Friday, 7 May 2010
Tina Leonard, Consumer Expert
Lisa Fitzpatrick is an Environmental Health Officer with the HSE. It is her job to enforce the rules and regulations that govern food safety and she has carried this out on RTÉ's The Enforcers.
We will examine the following:
Cold Room / Refrigeration/ Freezers - Maintenance of the Cold Chain
The cold chain is one of the most important areas of a restaurant inspection. The temperature has to be checked as well as properly completed records. The restaurant must be very careful not to overstock the refrigeration space and they must also have good practices in place to prevent cross contamination, for example you can see here that all raw meat is stored on the lowest shelf below all the "ready to eat" food. All high risk food should be in proper lidded containers and believe it or not we will also check the country of origin of the beef and cross-check it with the menu to make sure it is displayed!"
Preparation, cooking, Service area
The preparation, cooking and service area can be a breeding ground for germs and cross-contamination can occur very easily. I need to check that separate utensils, equipment and work surfaces are being used to prevent this and that the recommended colour coding system is in place (for example red is for raw poultry etc.). I check that a hand basin is available plus an electric fly killer is suitably located. Finally, a working probe should be available plus a method of cleaning.
Rear yard area Cleaning Store
In the yard area cleaning store, I need to check that there is no evidence of pest issues and also check the last pest control records. All external bins should be lidded and should not be overflowing. There should also be a separate chemical store away from food storage so there is no risk of contamination from chemicals
If you've ever got a tummy bug from eating in a restaurant, then you'll know all about it, but did you do anything about it? Any business serving food is responsible for following the law when it comes to hygiene and food safety. So if something happens to you or if you notice something amiss you should complain and ensure that hygiene and food are improved in that establishment.
What to look out for:
For anyone running a restaurant or café there is a huge amount they must adhere too. Aside from general hygiene and safety, there are rules on food preparation, food storage, temperatures etc, there is also the element of staff training to make sure that anyone handling food, whether in a top end restaurant or at a deli counter understands and follows the safety rules.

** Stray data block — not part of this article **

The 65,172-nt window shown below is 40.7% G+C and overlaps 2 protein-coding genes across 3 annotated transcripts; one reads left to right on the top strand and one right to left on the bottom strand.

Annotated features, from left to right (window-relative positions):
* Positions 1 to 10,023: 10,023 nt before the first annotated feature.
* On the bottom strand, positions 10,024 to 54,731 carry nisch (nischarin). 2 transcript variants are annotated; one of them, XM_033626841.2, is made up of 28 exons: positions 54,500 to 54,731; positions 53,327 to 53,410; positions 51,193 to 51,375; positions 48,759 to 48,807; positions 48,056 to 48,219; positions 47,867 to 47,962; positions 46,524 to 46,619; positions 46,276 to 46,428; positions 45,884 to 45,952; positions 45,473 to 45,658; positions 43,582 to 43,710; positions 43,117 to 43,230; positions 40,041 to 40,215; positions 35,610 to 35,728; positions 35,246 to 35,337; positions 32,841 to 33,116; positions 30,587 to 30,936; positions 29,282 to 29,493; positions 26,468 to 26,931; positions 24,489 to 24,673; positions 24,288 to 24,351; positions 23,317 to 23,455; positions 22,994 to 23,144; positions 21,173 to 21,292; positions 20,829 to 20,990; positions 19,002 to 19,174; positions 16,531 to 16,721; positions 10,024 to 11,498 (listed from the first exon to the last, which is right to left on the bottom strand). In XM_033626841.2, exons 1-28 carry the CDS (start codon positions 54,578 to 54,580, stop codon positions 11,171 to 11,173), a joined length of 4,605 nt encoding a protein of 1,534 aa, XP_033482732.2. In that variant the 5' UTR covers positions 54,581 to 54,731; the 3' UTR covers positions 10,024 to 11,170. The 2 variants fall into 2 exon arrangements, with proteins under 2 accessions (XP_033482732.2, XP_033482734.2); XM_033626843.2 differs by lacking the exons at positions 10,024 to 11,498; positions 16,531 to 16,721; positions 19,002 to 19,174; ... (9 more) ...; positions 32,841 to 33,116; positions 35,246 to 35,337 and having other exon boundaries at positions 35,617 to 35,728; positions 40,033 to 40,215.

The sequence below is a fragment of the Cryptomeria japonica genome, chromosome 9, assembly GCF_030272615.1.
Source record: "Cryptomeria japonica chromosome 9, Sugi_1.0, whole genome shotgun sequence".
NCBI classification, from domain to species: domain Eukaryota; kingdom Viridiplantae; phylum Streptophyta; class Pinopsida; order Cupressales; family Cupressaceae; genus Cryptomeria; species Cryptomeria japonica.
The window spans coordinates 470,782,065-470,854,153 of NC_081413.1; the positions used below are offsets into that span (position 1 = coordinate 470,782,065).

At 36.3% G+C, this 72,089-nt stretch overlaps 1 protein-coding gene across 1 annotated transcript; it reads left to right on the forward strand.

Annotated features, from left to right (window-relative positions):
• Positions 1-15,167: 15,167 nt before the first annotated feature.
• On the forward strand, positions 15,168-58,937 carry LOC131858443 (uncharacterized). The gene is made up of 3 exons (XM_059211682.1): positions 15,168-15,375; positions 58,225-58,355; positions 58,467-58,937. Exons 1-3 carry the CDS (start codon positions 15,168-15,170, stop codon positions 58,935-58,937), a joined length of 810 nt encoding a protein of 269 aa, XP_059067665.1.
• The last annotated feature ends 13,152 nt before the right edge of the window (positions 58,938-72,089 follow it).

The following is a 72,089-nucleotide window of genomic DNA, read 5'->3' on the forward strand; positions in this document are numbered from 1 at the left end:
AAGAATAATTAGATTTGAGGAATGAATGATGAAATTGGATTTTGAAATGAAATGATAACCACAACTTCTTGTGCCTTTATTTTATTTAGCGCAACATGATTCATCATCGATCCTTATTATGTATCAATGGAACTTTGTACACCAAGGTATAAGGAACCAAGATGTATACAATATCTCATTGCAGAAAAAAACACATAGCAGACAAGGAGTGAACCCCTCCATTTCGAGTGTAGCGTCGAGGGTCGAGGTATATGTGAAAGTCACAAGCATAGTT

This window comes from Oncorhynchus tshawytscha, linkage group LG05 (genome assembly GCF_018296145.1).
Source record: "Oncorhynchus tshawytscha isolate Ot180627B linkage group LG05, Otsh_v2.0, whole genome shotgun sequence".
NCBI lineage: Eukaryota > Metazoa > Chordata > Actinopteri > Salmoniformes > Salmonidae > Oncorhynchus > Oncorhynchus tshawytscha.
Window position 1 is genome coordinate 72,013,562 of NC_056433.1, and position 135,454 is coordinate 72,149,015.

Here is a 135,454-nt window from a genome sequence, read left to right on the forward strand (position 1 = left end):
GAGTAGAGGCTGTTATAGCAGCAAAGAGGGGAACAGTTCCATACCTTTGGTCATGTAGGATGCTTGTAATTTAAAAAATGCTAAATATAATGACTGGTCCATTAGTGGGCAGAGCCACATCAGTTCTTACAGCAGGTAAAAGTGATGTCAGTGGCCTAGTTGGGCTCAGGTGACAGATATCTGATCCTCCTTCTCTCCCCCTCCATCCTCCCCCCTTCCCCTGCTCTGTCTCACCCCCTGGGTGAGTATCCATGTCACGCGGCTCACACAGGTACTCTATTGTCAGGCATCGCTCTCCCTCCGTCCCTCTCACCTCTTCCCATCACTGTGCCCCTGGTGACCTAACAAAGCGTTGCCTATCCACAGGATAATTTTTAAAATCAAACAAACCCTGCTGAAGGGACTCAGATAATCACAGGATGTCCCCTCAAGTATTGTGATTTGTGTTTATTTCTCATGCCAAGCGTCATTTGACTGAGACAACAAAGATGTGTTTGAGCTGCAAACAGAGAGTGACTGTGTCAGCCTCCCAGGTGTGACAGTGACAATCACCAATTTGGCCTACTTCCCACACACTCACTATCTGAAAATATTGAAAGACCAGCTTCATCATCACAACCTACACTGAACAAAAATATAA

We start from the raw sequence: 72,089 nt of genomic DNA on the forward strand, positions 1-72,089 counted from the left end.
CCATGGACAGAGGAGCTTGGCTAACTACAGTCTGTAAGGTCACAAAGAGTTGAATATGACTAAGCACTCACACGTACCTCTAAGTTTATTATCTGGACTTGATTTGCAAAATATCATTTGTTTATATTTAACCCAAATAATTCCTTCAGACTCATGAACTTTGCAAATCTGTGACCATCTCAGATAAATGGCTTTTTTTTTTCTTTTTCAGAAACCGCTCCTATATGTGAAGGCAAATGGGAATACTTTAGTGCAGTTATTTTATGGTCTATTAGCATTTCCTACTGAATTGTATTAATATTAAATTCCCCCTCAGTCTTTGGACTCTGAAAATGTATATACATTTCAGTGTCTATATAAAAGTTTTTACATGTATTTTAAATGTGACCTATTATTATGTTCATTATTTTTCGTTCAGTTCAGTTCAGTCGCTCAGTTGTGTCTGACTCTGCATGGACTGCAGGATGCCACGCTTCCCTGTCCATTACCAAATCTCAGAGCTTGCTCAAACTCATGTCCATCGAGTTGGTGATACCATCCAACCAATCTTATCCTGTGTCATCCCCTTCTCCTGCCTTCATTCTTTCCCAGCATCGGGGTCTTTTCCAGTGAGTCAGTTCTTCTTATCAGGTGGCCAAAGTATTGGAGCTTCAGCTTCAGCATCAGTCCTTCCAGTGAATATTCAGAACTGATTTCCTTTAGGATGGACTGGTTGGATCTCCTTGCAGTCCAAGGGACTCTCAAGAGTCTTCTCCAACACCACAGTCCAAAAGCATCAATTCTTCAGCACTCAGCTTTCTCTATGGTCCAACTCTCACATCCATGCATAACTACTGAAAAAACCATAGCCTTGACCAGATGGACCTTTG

For example, a system called Hazard Analysis & Critical Control Point (HACCP) allows the business to identify and control any hazards that could pose a danger to the preparation of safe food. It involves identifying what can go wrong, planning to prevent it and making sure you are doing it. HACCP is a legal requirement.
Nonetheless things can go wrong:
o You get sick after eating a meal and can identify that it was that meal that made you sick and not something else.
o You notice dirt or bad hygiene in a restaurant or premises serving food.
o For example, you are at a deli counter and notice that the server keeps his gloves on when handling money and then goes back to handling raw food or doesn't change his/her gloves for each raw food handled. Or the server's hair is not tied back in a cap but is hanging over the raw food for example.
How to complain:
If you have become sick or noticed bad hygiene in a restaurant, then you can fill out the online complaint form on the FSAI website at: http://www.fsai.ie/make_a_complaint/online_complaint.html or you can telephone the FSAI on 1890 33 66 77.
What the Food Safety Authority does:
The Food Safety Authority of Ireland (FSAI) is responsible for enforcing food safety legislation in Ireland. This includes all food items sold in any shop, food producers, manufacturers and distributors and restaurants and other retail premises preparing and selling cooked and prepared food.
When a complaint is received from a consumer in relation to a restaurant for example, they pass on the information to an Environmental Health Officer in the relevant area who will then inspect the premises. 22% of complaints (of 2,762 received in 2008) related to suspected food poisoning, although often it is very difficult to prove that a case of poising is related to a particular premises.
In 2008 over 31,000 premises were inspected in the service sector and 29% of those were found to have committed an infringement of food safety rules. The most common problems related to general hygiene issues. Depending on the outcome, an Improvement Notice could be given or if that isn't complied with then an Improvement Order. More serious is a Closure Order. Another type of order is the Prohibition Order, which bans the premises from selling a specific item.
All orders are listed in a database on the FSAI website for everyone to see. Closure and Improvement Orders remain in this database for a period of three months from the date the order was lifted. Prohibition Orders remain in the database for a period of one month from the date the order was lifted. For example so far this year there have been 12 closure orders, 1 improvement order and 5 prohibition orders. In 2009 there was a total of 34 closure orders, 7 improvement orders and 13 prohibition orders.